July Existing Home Sales Crumple Like Empty Cans

When the cruel, hard numbers on housing were published by the National Association of Realtors on Tuesday, they were cruel and hard indeed: home sales contracted 27.2 percent nationwide in July compared with June.

August 25, 2010
Dees Stribling, Contributing Editor

Courtesy Flickr Creative Commons user DaveBleasdale

Was anyone expecting anything else from the post-tax credit housing market? Still, when the cruel, hard numbers on housing were published by the National Association of Realtors on Tuesday, they were cruel and hard indeed: home sales contracted 27.2 percent nationwide in July compared with June.

Sales of existing homes during the month were at an annualized rate of 3.83 million, 25.5 percent lower than during July 2009. In fact, it’s the lowest annualized rate since the NAR started tracking existing home sales in 1999.

Lawrence Yun, the put-on-a-happy-face chief economist of NAR, posited a silver lining this way in a statement: “A pause period for home sales is likely to last through September,” he said. “However, given the rock-bottom mortgage interest rates and historically high housing affordability conditions, the pace of a sales recovery could pick up quickly, provided the economy consistently adds jobs.”

REIT Execs Managed to Prosper in ’09

Among real estate owners, REITs have done better than most other ownership structures during the recent tough years. One indication of their relative prosperity is the fact that total compensation levels within the REIT industry increased in 2009 by a median of 3 percent to 15 percent, according to a new survey by FTI Schonbraun McCann Group (SMG), the real estate advisory arm of FTI Consulting Inc.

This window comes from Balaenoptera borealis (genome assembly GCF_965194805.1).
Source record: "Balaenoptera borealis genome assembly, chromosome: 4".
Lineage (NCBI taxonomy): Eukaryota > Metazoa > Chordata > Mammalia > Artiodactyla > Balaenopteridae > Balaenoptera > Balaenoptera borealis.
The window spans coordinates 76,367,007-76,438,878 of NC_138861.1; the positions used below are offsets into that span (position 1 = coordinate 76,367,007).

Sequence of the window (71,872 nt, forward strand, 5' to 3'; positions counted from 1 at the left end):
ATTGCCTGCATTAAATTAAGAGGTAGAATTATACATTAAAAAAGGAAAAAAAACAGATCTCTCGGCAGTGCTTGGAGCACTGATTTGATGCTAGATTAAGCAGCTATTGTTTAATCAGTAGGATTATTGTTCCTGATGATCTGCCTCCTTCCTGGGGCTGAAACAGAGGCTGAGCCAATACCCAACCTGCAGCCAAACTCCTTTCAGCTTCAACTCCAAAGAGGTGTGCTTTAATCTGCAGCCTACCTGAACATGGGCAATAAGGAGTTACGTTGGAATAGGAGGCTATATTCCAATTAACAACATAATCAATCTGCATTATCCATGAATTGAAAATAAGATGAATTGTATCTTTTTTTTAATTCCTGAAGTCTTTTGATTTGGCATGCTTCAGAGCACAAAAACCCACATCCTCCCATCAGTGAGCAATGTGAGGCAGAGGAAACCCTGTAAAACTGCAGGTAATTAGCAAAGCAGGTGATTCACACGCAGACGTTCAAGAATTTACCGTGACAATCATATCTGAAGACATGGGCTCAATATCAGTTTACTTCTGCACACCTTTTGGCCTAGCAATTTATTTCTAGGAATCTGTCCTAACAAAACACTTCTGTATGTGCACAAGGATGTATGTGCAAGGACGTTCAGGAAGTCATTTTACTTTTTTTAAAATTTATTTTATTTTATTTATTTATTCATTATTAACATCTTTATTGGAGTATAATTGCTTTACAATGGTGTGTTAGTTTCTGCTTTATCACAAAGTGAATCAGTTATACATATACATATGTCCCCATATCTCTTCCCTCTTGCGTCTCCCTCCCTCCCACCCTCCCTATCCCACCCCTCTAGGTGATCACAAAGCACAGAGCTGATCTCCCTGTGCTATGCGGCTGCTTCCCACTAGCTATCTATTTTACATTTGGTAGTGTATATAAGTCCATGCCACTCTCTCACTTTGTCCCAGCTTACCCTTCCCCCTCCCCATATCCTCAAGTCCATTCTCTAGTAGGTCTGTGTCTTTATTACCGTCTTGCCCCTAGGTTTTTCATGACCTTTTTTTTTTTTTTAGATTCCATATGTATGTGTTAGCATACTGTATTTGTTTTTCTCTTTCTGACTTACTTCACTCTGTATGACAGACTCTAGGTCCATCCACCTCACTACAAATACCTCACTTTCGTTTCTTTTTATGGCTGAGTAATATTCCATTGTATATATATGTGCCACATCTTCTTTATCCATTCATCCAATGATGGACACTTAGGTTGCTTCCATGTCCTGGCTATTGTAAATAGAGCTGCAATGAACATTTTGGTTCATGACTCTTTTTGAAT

In particular, the SMG survey found that the healthiest increases in compensation could be chalked up to rebounds in stock prices–REIT stock prices generally started bouncing back in 2009–and companies implementing performance-based equity programs. Mostly upper management has benefited from trends in stock prices. Because their compensation is more heavily weighted towards base salary and moderate cash bonuses, lower-level employees, including middle management and other professional staff members, have typically experienced more moderate pay increases.

Time-based restricted stock continues to be the equity compensation vehicle of choice for REITs; about 80 percent of REITs grant such shares, notes the SMG survey. But stock options (used by 34 percent of REITs) and performance-based restricted stock (used by 31 percent of REITS) are catching up in popularity as ways to reward the big cheeses among REIT management.

CBO Offers Good News, Not-So-Good News

The nonpartisan Congressional Budget Office said on Tuesday that the federal government’s stimulus plan resulted in the employment of between 1.4 million and 3.3 million people during the second quarter of 2010. The U.S. unemployment rate is as much as 1.8 percent lower than it would have been without the stimulus, the CBO said.

Positive news, especially for the Obama administration. On the other hand, the CBO also reported on Tuesday that the federal budget deficit for 2010 will exceed $1.3 trillion, a little less ($27 billion) than previously forecast, but still the second largest deficit since World War II at 9.1 percent of U.S. GDP (2009 was the largest at 9.9 percent of GDP).

Wall Street had a predictable panic attack on Tuesday about the predictable news on housing sales. The Dow Jones Industrial Average sank 133.96 percent, or 1.32 percent, while the S&P 500 was off 1.45 percent and the Nasdaq lost 1.66 percent.